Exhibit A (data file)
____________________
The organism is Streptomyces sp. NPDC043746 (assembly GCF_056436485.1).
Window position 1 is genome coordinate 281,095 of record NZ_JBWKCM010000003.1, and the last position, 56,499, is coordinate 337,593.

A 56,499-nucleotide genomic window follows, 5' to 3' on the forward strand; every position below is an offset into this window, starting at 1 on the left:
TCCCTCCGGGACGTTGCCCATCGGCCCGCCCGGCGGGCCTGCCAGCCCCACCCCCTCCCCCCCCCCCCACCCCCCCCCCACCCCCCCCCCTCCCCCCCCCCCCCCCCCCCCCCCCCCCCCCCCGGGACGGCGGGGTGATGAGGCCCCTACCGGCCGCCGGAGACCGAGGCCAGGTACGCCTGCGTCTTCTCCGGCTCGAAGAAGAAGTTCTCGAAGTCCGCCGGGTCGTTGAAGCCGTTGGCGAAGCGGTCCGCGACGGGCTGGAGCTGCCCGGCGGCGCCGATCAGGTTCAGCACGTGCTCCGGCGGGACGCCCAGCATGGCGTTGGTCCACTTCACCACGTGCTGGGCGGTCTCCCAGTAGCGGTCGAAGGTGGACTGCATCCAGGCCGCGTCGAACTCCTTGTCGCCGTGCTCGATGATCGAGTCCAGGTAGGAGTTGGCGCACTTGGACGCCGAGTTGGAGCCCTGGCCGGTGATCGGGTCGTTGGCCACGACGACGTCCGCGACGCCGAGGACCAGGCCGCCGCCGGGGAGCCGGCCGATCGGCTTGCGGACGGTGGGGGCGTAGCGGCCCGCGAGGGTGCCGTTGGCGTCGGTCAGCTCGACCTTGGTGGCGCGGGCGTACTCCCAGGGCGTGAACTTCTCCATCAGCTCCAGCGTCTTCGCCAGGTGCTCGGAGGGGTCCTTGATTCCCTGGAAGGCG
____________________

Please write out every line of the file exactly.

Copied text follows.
The organism is Streptomyces sp. NPDC043746 (assembly GCF_056436485.1).
Window position 1 is genome coordinate 281,095 of record NZ_JBWKCM010000003.1, and the last position, 56,499, is coordinate 337,593.

A 56,499-nucleotide genomic window follows, 5' to 3' on the forward strand; every position below is an offset into this window, starting at 1 on the left:
TCCCTCCGGGACGTTGCCCATCGGCCCGCCCGGCGGGCCTGCCAGCCCCACCCCCTCCCCCCCCCCCCACCCCCCCCCCACCCCCCCCCCTCCCCCCCCCCCCCCCCCCCCCCCCCCCCCCCCGGGACGGCGGGGTGATGAGGCCCCTACCGGCCGCCGGAGACCGAGGCCAGGTACGCCTGCGTCTTCTCCGGCTCGAAGAAGAAGTTCTCGAAGTCCGCCGGGTCGTTGAAGCCGTTGGCGAAGCGGTCCGCGACGGGCTGGAGCTGCCCGGCGGCGCCGATCAGGTTCAGCACGTGCTCCGGCGGGACGCCCAGCATGGCGTTGGTCCACTTCACCACGTGCTGGGCGGTCTCCCAGTAGCGGTCGAAGGTGGACTGCATCCAGGCCGCGTCGAACTCCTTGTCGCCGTGCTCGATGATCGAGTCCAGGTAGGAGTTGGCGCACTTGGACGCCGAGTTGGAGCCCTGGCCGGTGATCGGGTCGTTGGCCACGACGACGTCCGCGACGCCGAGGACCAGGCCGCCGCCGGGGAGCCGGCCGATCGGCTTGCGGACGGTGGGGGCGTAGCGGCCCGCGAGGGTGCCGTTGGCGTCGGTCAGCTCGACCTTGGTGGCGCGGGCGTACTCCCAGGGCGTGAACTTCTCCATCAGCTCCAGCGTCTTCGCCAGGTGCTCGGAGGGGTCCTTGATTCCCTGGAAGGCG